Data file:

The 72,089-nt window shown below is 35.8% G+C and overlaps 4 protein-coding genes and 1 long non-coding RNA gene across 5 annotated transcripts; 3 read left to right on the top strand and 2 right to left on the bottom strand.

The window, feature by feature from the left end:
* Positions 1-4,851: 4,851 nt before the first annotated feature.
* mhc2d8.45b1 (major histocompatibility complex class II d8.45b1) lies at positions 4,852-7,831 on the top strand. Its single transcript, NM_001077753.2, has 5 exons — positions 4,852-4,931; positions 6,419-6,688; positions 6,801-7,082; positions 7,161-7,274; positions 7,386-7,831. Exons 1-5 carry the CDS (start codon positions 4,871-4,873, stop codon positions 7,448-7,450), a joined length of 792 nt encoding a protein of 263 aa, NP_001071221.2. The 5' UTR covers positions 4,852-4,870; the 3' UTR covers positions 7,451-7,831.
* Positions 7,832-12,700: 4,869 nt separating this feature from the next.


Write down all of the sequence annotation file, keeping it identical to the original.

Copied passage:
The 72,089-nt window shown below is 35.8% G+C and overlaps 4 protein-coding genes and 1 long non-coding RNA gene across 5 annotated transcripts; 3 read left to right on the top strand and 2 right to left on the bottom strand.

The window, feature by feature from the left end:
* Positions 1-4,851: 4,851 nt before the first annotated feature.
* mhc2d8.45b1 (major histocompatibility complex class II d8.45b1) lies at positions 4,852-7,831 on the top strand. Its single transcript, NM_001077753.2, has 5 exons — positions 4,852-4,931; positions 6,419-6,688; positions 6,801-7,082; positions 7,161-7,274; positions 7,386-7,831. Exons 1-5 carry the CDS (start codon positions 4,871-4,873, stop codon positions 7,448-7,450), a joined length of 792 nt encoding a protein of 263 aa, NP_001071221.2. The 5' UTR covers positions 4,852-4,870; the 3' UTR covers positions 7,451-7,831.
* Positions 7,832-12,700: 4,869 nt separating this feature from the next.